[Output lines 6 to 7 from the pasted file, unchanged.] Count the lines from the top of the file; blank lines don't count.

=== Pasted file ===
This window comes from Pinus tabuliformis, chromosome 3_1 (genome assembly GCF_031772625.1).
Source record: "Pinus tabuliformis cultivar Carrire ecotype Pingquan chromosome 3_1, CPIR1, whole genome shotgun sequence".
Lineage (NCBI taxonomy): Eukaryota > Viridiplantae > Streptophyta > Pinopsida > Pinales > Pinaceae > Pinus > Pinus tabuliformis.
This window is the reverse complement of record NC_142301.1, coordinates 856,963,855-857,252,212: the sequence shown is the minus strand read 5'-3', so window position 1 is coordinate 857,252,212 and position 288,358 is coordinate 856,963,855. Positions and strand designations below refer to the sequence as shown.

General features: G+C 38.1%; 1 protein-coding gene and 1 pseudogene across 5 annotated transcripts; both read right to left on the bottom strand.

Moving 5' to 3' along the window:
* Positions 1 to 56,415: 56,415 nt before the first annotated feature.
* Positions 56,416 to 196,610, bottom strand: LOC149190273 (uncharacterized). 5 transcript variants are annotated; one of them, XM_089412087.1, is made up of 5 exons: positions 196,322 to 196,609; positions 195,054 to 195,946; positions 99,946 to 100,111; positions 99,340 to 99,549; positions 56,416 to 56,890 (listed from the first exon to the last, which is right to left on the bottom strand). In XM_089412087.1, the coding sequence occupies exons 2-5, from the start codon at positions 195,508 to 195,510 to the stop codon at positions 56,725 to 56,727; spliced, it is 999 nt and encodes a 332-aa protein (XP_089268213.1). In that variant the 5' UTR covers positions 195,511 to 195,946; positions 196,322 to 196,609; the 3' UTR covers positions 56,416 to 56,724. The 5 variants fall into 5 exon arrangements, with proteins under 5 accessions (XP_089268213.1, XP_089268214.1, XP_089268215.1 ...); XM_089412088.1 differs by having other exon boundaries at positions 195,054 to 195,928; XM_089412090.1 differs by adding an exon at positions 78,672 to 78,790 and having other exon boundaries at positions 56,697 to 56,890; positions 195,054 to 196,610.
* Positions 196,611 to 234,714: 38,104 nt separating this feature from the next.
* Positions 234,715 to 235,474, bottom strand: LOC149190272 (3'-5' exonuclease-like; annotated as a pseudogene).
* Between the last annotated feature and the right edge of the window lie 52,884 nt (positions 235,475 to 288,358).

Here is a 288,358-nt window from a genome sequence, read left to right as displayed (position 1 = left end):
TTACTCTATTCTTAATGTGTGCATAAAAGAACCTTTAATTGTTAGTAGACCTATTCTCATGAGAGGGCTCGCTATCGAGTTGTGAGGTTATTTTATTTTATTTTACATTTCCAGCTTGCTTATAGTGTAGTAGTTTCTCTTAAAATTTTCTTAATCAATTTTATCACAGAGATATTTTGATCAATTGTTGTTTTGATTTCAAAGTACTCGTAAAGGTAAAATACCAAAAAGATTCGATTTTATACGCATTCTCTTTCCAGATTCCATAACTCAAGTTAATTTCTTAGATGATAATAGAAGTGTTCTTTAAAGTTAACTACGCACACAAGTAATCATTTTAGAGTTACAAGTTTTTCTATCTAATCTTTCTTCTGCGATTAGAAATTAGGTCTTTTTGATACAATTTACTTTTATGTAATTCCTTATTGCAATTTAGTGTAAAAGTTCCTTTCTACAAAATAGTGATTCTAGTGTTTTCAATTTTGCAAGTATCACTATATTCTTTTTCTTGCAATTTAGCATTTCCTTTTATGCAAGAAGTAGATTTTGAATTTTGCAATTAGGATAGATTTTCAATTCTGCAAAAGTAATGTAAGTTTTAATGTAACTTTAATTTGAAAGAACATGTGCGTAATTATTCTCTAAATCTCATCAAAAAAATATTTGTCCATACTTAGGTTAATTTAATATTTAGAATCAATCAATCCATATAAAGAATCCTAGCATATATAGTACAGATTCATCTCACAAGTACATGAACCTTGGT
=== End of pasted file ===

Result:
Moving 5' to 3' along the window:
* Positions 1 to 56,415: 56,415 nt before the first annotated feature.